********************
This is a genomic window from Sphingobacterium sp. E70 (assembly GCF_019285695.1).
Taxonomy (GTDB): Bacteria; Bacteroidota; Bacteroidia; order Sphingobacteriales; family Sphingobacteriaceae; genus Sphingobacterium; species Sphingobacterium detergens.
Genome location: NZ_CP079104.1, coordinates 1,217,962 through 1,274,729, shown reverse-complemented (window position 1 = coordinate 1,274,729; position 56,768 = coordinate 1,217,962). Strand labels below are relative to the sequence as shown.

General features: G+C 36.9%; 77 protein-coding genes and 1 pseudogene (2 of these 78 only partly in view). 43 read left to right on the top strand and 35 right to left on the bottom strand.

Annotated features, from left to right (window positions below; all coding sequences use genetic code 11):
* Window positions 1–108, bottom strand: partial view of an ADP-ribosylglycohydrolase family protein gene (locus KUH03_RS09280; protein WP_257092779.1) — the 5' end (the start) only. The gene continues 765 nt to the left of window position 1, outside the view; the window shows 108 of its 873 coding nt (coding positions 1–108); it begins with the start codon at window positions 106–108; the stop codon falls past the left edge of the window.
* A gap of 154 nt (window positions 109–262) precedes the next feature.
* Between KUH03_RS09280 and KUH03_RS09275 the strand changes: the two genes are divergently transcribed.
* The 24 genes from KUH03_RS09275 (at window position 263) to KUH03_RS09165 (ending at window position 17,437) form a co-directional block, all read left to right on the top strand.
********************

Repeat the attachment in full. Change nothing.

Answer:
This is a genomic window from Sphingobacterium sp. E70 (assembly GCF_019285695.1).
Taxonomy (GTDB): Bacteria; Bacteroidota; Bacteroidia; order Sphingobacteriales; family Sphingobacteriaceae; genus Sphingobacterium; species Sphingobacterium detergens.
Genome location: NZ_CP079104.1, coordinates 1,217,962 through 1,274,729, shown reverse-complemented (window position 1 = coordinate 1,274,729; position 56,768 = coordinate 1,217,962). Strand labels below are relative to the sequence as shown.

General features: G+C 36.9%; 77 protein-coding genes and 1 pseudogene (2 of these 78 only partly in view). 43 read left to right on the top strand and 35 right to left on the bottom strand.

Annotated features, from left to right (window positions below; all coding sequences use genetic code 11):
* Window positions 1–108, bottom strand: partial view of an ADP-ribosylglycohydrolase family protein gene (locus KUH03_RS09280; protein WP_257092779.1) — the 5' end (the start) only. The gene continues 765 nt to the left of window position 1, outside the view; the window shows 108 of its 873 coding nt (coding positions 1–108); it begins with the start codon at window positions 106–108; the stop codon falls past the left edge of the window.
* A gap of 154 nt (window positions 109–262) precedes the next feature.
* Between KUH03_RS09280 and KUH03_RS09275 the strand changes: the two genes are divergently transcribed.
* The 24 genes from KUH03_RS09275 (at window position 263) to KUH03_RS09165 (ending at window position 17,437) form a co-directional block, all read left to right on the top strand.